18 Mar 2022
Research shows that quality continuing professional development (CPD) is one of the most effective ways to improve outcomes for all students.
It also shows that there are significant benefits in teachers taking responsibility for their own professional development — selecting, engaging with and reflecting on quality professional learning activities.
So how do you decide what CPD to complete each year?
Here are a few ideas to help you to choose CPD that meets your needs.
The focus of Australian Professional Standards for Teachers 6.1 is on identifying and planning professional learning using all the APST to identify your own learning needs, to set goals and plan your learning. Focus areas 6.2, 6.3 and 6.4 are about engaging in different types of professional learning, all with the intention of improving student learning.
Using the Standards to reflect on your practice and your current context will both help you to uncover gaps in your knowledge and skills and also remind you of your capabilities and achievements. Perhaps you moved to a new community or you are teaching a student with a learning need for which you aren’t familiar (Standard 1). Are you delivering a curriculum area for the first time (Standards 2, 3 and 5)?
By considering your practice against the Standards, you can identify areas of learning that will support you to improve outcomes for your students in your context at your career stage.
If you are employed by a school, there will be employer priorities that are addressed in mandatory or school-directed CPD. In addition to that CPD, there will be CPD that you choose. It should take into account your experience and needs, and be relevant to your day- to-day experiences. You might choose to supplement the school-mandated CPD with more learning on the same topics. Or you might identify learning that is specific to your needs.
If you are a supply teacher, you can identify CPD to update your knowledge and skills on legislation or on school priorities for those schools in which you teach.
Know what you want to get out of the professional development before you consider what is available. If you have clear goals, it will be easier to know whether an activity will be useful.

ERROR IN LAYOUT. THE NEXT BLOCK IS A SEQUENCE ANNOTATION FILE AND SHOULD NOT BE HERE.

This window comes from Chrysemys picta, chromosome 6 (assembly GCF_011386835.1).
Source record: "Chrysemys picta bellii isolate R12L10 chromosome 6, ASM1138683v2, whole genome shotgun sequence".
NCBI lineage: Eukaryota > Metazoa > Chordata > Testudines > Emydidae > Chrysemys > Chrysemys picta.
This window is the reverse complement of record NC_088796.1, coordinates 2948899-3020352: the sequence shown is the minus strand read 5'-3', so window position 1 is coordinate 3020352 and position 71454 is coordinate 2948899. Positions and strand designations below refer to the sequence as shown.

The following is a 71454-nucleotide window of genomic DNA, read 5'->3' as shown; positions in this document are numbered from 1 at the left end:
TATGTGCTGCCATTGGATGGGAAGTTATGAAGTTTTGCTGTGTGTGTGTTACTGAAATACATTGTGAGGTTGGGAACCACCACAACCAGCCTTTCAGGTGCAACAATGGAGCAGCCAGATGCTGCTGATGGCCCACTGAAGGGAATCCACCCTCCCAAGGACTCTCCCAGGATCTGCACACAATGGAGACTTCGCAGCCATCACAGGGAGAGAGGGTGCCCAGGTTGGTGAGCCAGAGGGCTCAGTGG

CPD activities that are targeted to your context and professional goals are more likely to maintain your interest and become embedded in your practice than generalised CPD designed for a broad audience.
Good quality professional development will be evidence-informed and from a reputable source. If you can, find out who created/who is delivering the CPD. Are they expert practitioners? Are they well perceived in the education community? What is the evidence that there will be an impact on your practice and improved outcomes for your students? To which of the APST does the professional development align?
Resources and activities that might be of interest are listed on the QCT website, but you will also find examples of good practice on the Australian Institute
for Teaching and School Leadership website.
For example, Illustrations of practice are available for all Standard descriptors at different career stages.
Think also about how you like to learn. Do you prefer learning that is interactive? Practical? Collaborative? Text-based? Does what is being offered sound like it will be engaging for you?
Standard 7: Engage professionally with colleagues, parents/carers and the community
Often, we go looking for external sources of CPD when valuable learning can happen closer to home. Colleagues and professional associations are often excellent sources of professional learning that is relevant to your context.
Is there someone in your context who can mentor you? Who can challenge you to examine and reflect on your practice? Who can help you to evaluate the effectiveness of your practice when you implement your learning? Who can help you to identify your next learning goal?
Colleagues can also point you in the direction of CPD they have completed themselves and which they found useful.
Continuing professional development is more than just an obligation that needs to be met to maintain your registration. Quality professional development will strengthen your practice and impact positively on student learning. It can reinvigorate and challenge you. It can make you question your assumptions, extend your skills and deepen your understandings.
For more information on the standards, see Australian Professional Standards for Teachers.